For The Love…Just Say It…

Nov 11, 2010

So I have this problem. It is something that has haunted me for quite awhile, and I am not sure that there is a cure for it. Some days, it is almost too much to bear, and causes me to go home weary and ready to simply sleep and hope the next day is better. It affects me both personally, and professionally. I have seen relationships end because of it, and business deals fail through its effects. What is this affliction? It is the inability to not say the blunt, honest truth with no regard to “the spin”. It may be terminal.

I make light of this, but I truly believe it is a double edged sword. The positives can be explained as follows. We had a situation this week in the firm where a serious conversation needed to happen with a candidate; call it a lesson in professionalism. We needed to say something very simple, but the thought was too awkward for one of us. Rather than simply saying a simple (yet awkward) comment, one of us tried to skirt the issue with vague stories and direction. The issue arose when the candidate took that vague direction as gospel, followed it, and almost lost the opportunity based on that action. This was completely avoidable if said in a direct manner.

There are countless other times in business where I see people “walk around” a conversation, rather than facing it head on. The confusing part for me is whether people are simply scared to have those tough talks; or whether we have let the “PC Police” influence us so much that our sentiments are lost in our attempts to never offend others. The reality of life is this-you will make people mad. It will happen. It is unavoidable. There is no escape. The desire to dance around for fear of hurting someone is not noble-it is cowardice. True innovators know that people will not always agree with them. True friends will tell you when you are being a moron.

I have always believed it is more difficult to be honest. You put yourself in situations knowing full well you are about to hurt/upset/anger someone. This is a large burden to carry, and can wear you down. There are those that evangelize being honest while being tactful. I firmly believe they are mutually exclusive. I am not a proponent of purposely upsetting anyone, but if the thought resides of overly concerning yourself with sidebars and how this might affect other things….then you stop being honest by default. At the end of the day, if someone does not respect the honesty, then they are not worth your time.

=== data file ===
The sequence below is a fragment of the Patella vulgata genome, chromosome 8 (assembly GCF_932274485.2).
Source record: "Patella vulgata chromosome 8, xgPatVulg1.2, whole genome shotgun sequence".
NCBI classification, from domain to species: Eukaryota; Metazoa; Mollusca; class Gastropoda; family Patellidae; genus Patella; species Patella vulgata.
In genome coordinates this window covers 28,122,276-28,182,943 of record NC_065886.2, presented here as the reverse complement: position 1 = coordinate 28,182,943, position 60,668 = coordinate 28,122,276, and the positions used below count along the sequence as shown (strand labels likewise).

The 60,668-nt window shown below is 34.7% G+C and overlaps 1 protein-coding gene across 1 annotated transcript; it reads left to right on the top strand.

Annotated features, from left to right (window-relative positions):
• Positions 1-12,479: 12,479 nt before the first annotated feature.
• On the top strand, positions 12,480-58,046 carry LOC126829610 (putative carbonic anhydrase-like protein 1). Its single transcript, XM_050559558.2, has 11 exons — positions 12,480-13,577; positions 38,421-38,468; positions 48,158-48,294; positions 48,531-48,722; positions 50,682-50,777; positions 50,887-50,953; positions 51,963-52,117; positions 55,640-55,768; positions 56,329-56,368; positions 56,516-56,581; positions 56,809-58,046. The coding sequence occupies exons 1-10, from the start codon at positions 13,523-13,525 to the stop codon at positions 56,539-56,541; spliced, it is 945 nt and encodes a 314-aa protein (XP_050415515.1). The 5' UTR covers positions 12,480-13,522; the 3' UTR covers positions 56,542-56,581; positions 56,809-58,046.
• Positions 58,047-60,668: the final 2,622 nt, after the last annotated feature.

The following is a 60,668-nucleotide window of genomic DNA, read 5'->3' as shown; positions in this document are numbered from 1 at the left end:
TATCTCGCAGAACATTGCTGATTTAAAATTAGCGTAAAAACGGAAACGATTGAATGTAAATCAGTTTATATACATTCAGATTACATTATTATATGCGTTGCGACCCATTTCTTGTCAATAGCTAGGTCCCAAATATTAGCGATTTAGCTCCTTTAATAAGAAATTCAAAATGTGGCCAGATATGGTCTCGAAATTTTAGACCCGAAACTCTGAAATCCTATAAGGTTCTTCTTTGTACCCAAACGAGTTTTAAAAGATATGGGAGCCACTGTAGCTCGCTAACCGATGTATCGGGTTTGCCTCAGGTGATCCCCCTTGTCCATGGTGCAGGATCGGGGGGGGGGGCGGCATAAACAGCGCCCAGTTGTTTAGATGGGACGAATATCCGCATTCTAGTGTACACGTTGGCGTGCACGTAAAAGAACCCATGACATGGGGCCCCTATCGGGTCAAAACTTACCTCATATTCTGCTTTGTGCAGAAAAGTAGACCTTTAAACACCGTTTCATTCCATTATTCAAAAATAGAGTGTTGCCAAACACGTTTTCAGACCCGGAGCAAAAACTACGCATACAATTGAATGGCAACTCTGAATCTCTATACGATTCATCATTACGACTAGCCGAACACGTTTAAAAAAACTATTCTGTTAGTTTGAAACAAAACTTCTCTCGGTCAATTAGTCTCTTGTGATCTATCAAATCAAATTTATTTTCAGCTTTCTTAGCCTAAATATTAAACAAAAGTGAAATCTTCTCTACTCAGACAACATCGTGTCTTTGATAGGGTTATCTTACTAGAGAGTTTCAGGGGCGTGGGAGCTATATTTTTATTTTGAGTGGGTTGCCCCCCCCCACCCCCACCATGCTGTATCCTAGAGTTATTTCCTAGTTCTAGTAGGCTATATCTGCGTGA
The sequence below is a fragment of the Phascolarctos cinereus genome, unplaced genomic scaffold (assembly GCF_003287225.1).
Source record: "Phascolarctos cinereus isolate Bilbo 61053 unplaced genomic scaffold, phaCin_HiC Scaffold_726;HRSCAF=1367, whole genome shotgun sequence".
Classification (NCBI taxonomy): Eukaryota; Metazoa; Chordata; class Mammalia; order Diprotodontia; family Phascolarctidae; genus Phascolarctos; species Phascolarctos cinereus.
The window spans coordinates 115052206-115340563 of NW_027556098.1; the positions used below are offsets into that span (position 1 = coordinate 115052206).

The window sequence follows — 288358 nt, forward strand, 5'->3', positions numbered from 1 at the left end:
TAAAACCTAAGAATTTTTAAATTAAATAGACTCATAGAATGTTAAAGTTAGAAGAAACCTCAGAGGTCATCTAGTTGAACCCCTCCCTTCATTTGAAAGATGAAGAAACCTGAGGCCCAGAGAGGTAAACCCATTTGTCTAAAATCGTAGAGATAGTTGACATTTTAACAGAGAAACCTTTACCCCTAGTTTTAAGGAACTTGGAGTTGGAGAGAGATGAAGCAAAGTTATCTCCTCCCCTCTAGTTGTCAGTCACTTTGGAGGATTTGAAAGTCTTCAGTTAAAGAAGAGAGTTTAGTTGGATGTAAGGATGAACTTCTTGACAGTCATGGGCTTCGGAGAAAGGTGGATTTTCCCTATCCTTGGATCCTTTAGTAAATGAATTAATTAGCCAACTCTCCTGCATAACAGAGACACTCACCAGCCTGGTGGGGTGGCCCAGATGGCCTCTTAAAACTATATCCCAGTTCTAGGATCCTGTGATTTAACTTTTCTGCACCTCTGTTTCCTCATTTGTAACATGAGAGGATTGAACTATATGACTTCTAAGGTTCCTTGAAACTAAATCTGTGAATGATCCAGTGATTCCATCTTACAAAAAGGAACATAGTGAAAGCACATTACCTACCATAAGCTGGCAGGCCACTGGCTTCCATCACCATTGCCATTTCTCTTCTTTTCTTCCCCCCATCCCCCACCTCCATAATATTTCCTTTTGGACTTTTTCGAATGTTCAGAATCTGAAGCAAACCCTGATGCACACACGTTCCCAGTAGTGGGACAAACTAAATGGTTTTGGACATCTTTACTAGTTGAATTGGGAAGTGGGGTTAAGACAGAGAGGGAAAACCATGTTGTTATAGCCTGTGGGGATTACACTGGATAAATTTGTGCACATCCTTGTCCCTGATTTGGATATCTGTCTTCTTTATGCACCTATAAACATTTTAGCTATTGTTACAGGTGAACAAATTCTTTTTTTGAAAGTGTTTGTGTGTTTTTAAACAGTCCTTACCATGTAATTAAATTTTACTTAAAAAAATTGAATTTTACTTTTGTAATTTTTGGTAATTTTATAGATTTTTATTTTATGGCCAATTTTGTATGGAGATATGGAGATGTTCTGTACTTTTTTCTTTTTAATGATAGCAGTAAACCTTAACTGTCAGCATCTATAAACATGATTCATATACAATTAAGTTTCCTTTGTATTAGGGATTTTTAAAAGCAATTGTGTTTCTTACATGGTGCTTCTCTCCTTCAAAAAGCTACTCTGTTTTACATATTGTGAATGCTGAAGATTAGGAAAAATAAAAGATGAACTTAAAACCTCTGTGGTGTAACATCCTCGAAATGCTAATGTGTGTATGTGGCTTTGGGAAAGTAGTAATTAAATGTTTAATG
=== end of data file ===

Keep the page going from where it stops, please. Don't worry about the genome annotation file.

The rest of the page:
The negatives here are also obvious. There are times people do not want the truth. They do not want to hear they are not qualified for a position; that they made a bad choice; that they did not get the position. Those are hard conversations. That is also what separates adults from children. Adults are forced to have those talks-unpleasant as they may be. That is the world of grown-ups, and sometimes I think that is lost in the shuffle of “everyone gets a trophy” for playing. As a father, I wonder if we are setting our children up for failure in this regard. In life, you do not get a reward for showing up- you get it for winning. If we praise for trying over results, do we not set a finite limit on our future? If it does not take something extra or a win for reward-what is the use of trying?

I digress…..Suffice it to say that I truly believe that one awkward conversation beats multiple dances to get the same point across. I see it at work daily; and I see the dance blow up on people. The sheer volume of work that would be reduced by quicker, honest conversations is astounding. Think of that when you are faced with that choice.

So back to my “disease”…….I leave you with this thought-consider it a “polite” warning, don’t ask me how you look in those jeans unless you want an honest answer?

Be Relentless,


About the author

Doug Rowe wrote 23 articles on this blog.

My experience is in matching top talent with the opportunities that meet their career goals while simultaneously exceeding the requirements of my clients. I believe that the cultural and environmental fit is as important if not more so than the technical. This personality and culture matching is where I excel.